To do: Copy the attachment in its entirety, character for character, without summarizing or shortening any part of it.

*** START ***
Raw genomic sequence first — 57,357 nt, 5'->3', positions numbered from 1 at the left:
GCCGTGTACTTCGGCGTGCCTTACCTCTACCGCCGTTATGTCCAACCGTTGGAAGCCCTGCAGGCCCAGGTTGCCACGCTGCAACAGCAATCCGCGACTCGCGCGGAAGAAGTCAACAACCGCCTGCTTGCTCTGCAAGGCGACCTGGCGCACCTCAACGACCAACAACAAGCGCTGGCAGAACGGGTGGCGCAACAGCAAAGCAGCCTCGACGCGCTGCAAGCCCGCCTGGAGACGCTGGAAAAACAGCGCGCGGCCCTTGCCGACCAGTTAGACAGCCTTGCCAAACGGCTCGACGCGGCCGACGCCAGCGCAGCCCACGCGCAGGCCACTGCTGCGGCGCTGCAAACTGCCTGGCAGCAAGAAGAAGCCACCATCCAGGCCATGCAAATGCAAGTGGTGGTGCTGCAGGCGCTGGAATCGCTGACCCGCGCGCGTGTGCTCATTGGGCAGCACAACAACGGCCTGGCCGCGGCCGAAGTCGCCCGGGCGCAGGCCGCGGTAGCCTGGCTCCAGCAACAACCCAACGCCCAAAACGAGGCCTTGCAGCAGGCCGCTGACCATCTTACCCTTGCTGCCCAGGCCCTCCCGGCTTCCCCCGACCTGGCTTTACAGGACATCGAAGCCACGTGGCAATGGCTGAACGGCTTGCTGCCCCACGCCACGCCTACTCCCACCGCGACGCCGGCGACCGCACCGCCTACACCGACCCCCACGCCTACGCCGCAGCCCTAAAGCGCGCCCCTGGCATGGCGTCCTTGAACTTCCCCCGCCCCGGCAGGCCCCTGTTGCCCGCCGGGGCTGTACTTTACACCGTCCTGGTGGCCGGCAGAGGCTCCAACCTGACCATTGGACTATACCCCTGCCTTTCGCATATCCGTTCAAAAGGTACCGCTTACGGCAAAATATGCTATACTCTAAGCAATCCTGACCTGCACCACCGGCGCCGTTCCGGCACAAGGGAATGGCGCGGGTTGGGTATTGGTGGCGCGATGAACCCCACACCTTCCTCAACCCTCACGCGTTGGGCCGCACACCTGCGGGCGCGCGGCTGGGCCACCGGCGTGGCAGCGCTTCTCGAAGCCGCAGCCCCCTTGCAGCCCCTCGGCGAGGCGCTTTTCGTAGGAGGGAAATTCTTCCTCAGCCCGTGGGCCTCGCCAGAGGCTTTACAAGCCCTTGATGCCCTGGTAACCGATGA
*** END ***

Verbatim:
Raw genomic sequence first — 57,357 nt, 5'->3', positions numbered from 1 at the left:
GCCGTGTACTTCGGCGTGCCTTACCTCTACCGCCGTTATGTCCAACCGTTGGAAGCCCTGCAGGCCCAGGTTGCCACGCTGCAACAGCAATCCGCGACTCGCGCGGAAGAAGTCAACAACCGCCTGCTTGCTCTGCAAGGCGACCTGGCGCACCTCAACGACCAACAACAAGCGCTGGCAGAACGGGTGGCGCAACAGCAAAGCAGCCTCGACGCGCTGCAAGCCCGCCTGGAGACGCTGGAAAAACAGCGCGCGGCCCTTGCCGACCAGTTAGACAGCCTTGCCAAACGGCTCGACGCGGCCGACGCCAGCGCAGCCCACGCGCAGGCCACTGCTGCGGCGCTGCAAACTGCCTGGCAGCAAGAAGAAGCCACCATCCAGGCCATGCAAATGCAAGTGGTGGTGCTGCAGGCGCTGGAATCGCTGACCCGCGCGCGTGTGCTCATTGGGCAGCACAACAACGGCCTGGCCGCGGCCGAAGTCGCCCGGGCGCAGGCCGCGGTAGCCTGGCTCCAGCAACAACCCAACGCCCAAAACGAGGCCTTGCAGCAGGCCGCTGACCATCTTACCCTTGCTGCCCAGGCCCTCCCGGCTTCCCCCGACCTGGCTTTACAGGACATCGAAGCCACGTGGCAATGGCTGAACGGCTTGCTGCCCCACGCCACGCCTACTCCCACCGCGACGCCGGCGACCGCACCGCCTACACCGACCCCCACGCCTACGCCGCAGCCCTAAAGCGCGCCCCTGGCATGGCGTCCTTGAACTTCCCCCGCCCCGGCAGGCCCCTGTTGCCCGCCGGGGCTGTACTTTACACCGTCCTGGTGGCCGGCAGAGGCTCCAACCTGACCATTGGACTATACCCCTGCCTTTCGCATATCCGTTCAAAAGGTACCGCTTACGGCAAAATATGCTATACTCTAAGCAATCCTGACCTGCACCACCGGCGCCGTTCCGGCACAAGGGAATGGCGCGGGTTGGGTATTGGTGGCGCGATGAACCCCACACCTTCCTCAACCCTCACGCGTTGGGCCGCACACCTGCGGGCGCGCGGCTGGGCCACCGGCGTGGCAGCGCTTCTCGAAGCCGCAGCCCCCTTGCAGCCCCTCGGCGAGGCGCTTTTCGTAGGAGGGAAATTCTTCCTCAGCCCGTGGGCCTCGCCAGAGGCTTTACAAGCCCTTGATGCCCTGGTAACCGATGA